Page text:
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essays immediately gave me the lead which I wanted to bring into shape the crude notions which had been floating in my head for five or six years, especially since the Oxford days. The conception of society, of social forces, and of the science of society there offered, was just the one which I had been groping after, but had not been able to reduce for myself. It solved the old difficulty about the relation of social science to history, rescued social science from the dominion of the cranks, and offered a definite and magnificent field for work, from which we might hope at last to derive definite results for the solution of social problems.

"It was at this juncture (1872) that I was offered the chair of Political and Social Science at Yale. I had always been very fond of teaching, and knew that the best work I could ever do in the world would be in that profession; also, that I ought to be in an academical career. I had seen two or three cases of men who, in that career, would have achieved distinguished usefulness, but who were wasted in the parish and the pulpit."

Mr. Sumner returned to New Haven as professor in September, 1872. Of the further development of his opinions he says:

"I was definitely converted to evolution by Prof. Marsh's horses some time about 1875 or 1876. I had re-read Spencer's 'Social Statics' and his 'First Principles,' the second part of the latter now absorbing all my attention. I now read all of Darwin, Huxley, Haeckel, and quite a series of the natural scientists. I greatly regretted that I had no education in natural science, especially in biology; but I found that the 'philosophy of history' and the 'principles of philology,' as I had learned them, speedily adjusted themselves to the new conception, and won a new meaning and power from it. As Spencer's 'Principles of Sociology' was now coming out in numbers, I was constantly getting evidence that sociology, if it borrowed the theory of evolution in the first place, would speedily render it back again enriched by new and independent evidence. I formed a class to read Spencer's book in the parts as they came out, and believe that I began to interest men in this important department of study, and to prepare them to follow its development, years before any such attempt was made at any other university in the world. I have followed the growth of the science of sociology in all its branches, and have seen it far surpass all the hope and faith I ever had in it. I have spent an immense amount of work on it, which has been lost because misdirected. The only merit I can claim in that respect is that I have corrected my own mistakes. I have not published them for others to correct."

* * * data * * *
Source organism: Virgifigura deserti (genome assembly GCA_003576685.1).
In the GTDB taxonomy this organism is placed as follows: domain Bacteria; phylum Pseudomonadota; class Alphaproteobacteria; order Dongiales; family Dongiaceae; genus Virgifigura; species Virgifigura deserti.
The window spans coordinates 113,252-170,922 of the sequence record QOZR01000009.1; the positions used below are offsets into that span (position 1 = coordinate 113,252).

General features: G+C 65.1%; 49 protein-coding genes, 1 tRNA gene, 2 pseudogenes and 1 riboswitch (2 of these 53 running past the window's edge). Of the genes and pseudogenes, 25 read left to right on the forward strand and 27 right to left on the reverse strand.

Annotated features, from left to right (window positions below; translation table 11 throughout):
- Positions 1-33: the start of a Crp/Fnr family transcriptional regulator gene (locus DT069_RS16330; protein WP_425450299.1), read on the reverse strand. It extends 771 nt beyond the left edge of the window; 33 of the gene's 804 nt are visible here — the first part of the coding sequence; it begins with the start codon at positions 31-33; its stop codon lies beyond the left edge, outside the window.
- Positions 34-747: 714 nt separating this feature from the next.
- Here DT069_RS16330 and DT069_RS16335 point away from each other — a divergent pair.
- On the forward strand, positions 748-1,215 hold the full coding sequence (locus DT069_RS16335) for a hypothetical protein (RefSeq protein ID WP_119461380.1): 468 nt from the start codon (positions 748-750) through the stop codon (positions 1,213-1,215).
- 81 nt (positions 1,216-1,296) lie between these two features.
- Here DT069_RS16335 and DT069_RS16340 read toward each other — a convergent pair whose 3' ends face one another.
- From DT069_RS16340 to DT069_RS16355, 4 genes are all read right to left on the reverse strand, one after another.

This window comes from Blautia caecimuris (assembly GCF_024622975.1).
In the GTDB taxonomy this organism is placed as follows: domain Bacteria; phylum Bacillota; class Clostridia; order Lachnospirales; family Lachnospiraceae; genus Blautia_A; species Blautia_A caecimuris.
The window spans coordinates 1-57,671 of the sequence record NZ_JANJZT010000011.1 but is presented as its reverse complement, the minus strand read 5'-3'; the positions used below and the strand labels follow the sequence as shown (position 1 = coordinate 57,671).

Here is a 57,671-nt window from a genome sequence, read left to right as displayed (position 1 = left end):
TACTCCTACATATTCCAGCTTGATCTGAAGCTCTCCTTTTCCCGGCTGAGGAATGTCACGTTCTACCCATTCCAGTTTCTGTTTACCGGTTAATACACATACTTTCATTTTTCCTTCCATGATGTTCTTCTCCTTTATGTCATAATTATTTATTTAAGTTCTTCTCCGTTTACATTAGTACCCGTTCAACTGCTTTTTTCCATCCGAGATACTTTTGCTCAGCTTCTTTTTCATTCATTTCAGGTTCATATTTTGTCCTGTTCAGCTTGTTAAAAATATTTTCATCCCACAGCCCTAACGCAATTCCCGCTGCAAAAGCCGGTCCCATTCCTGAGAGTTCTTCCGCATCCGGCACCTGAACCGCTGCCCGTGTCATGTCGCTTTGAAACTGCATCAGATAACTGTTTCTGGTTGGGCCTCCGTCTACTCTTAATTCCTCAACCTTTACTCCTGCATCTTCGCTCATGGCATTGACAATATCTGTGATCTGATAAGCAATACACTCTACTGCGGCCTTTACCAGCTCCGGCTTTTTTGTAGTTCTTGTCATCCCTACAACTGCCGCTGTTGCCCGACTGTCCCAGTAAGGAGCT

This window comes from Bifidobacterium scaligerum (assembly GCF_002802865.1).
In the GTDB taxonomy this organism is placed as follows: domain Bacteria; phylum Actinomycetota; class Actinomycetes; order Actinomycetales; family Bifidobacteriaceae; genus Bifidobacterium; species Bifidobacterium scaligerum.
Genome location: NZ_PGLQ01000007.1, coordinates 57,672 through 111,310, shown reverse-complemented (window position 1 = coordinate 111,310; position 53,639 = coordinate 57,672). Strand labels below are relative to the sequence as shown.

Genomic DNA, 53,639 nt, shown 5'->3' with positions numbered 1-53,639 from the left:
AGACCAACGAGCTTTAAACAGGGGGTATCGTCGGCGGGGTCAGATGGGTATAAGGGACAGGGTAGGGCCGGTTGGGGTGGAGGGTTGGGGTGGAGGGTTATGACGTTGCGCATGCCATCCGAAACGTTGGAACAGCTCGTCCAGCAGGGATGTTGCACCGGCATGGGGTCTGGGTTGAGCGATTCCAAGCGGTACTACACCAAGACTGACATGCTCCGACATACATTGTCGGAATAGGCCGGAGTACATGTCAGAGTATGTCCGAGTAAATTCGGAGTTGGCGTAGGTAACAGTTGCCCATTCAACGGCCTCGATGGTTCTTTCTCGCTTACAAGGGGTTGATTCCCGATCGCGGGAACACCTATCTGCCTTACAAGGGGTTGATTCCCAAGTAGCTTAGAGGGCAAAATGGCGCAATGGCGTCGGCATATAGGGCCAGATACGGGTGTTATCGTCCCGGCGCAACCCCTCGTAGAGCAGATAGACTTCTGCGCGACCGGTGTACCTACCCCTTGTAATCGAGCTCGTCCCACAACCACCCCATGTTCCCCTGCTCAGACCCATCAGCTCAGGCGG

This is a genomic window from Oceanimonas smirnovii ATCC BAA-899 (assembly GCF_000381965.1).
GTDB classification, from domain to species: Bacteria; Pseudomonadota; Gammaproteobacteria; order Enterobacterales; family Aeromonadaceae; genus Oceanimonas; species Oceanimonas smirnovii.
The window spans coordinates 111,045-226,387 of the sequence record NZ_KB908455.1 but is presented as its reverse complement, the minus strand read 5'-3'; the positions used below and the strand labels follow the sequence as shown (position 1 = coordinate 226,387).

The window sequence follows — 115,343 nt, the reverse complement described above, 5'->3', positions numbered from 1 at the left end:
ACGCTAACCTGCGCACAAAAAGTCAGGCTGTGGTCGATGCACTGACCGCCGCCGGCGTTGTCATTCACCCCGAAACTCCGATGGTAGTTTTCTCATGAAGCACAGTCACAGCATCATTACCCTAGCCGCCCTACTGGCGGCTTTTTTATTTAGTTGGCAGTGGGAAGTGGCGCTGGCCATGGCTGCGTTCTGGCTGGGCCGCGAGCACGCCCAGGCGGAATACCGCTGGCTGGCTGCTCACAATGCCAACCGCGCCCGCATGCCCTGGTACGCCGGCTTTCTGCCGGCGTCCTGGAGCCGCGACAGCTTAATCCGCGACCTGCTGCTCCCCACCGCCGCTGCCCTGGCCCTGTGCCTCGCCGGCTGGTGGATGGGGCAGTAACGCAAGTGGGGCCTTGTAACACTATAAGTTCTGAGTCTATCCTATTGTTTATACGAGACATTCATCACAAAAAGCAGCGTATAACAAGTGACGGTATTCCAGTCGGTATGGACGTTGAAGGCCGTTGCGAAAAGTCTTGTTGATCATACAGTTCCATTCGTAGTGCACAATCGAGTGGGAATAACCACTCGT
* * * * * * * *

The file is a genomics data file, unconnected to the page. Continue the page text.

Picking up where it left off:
The above statement of the history of Prof. Sumner's education shows the school of opinion to which he belongs. He adopts